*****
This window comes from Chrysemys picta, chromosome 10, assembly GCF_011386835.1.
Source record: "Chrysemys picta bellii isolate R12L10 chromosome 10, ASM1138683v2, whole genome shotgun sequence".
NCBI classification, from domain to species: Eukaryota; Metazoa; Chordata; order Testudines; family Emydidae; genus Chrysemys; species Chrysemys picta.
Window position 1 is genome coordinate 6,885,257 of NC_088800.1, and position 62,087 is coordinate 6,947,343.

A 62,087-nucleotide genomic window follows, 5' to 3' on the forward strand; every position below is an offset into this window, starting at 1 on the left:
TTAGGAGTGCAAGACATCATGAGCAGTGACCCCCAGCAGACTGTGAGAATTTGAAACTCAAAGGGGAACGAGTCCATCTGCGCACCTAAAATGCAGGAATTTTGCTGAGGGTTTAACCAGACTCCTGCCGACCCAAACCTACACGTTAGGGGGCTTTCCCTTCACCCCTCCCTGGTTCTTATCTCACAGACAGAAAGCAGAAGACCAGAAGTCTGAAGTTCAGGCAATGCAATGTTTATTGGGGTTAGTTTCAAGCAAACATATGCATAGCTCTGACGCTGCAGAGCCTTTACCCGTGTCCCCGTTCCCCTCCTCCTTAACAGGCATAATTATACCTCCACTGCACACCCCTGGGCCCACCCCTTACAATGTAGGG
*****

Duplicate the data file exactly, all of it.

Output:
This window comes from Chrysemys picta, chromosome 10, assembly GCF_011386835.1.
Source record: "Chrysemys picta bellii isolate R12L10 chromosome 10, ASM1138683v2, whole genome shotgun sequence".
NCBI classification, from domain to species: Eukaryota; Metazoa; Chordata; order Testudines; family Emydidae; genus Chrysemys; species Chrysemys picta.
Window position 1 is genome coordinate 6,885,257 of NC_088800.1, and position 62,087 is coordinate 6,947,343.

A 62,087-nucleotide genomic window follows, 5' to 3' on the forward strand; every position below is an offset into this window, starting at 1 on the left:
TTAGGAGTGCAAGACATCATGAGCAGTGACCCCCAGCAGACTGTGAGAATTTGAAACTCAAAGGGGAACGAGTCCATCTGCGCACCTAAAATGCAGGAATTTTGCTGAGGGTTTAACCAGACTCCTGCCGACCCAAACCTACACGTTAGGGGGCTTTCCCTTCACCCCTCCCTGGTTCTTATCTCACAGACAGAAAGCAGAAGACCAGAAGTCTGAAGTTCAGGCAATGCAATGTTTATTGGGGTTAGTTTCAAGCAAACATATGCATAGCTCTGACGCTGCAGAGCCTTTACCCGTGTCCCCGTTCCCCTCCTCCTTAACAGGCATAATTATACCTCCACTGCACACCCCTGGGCCCACCCCTTACAATGTAGGG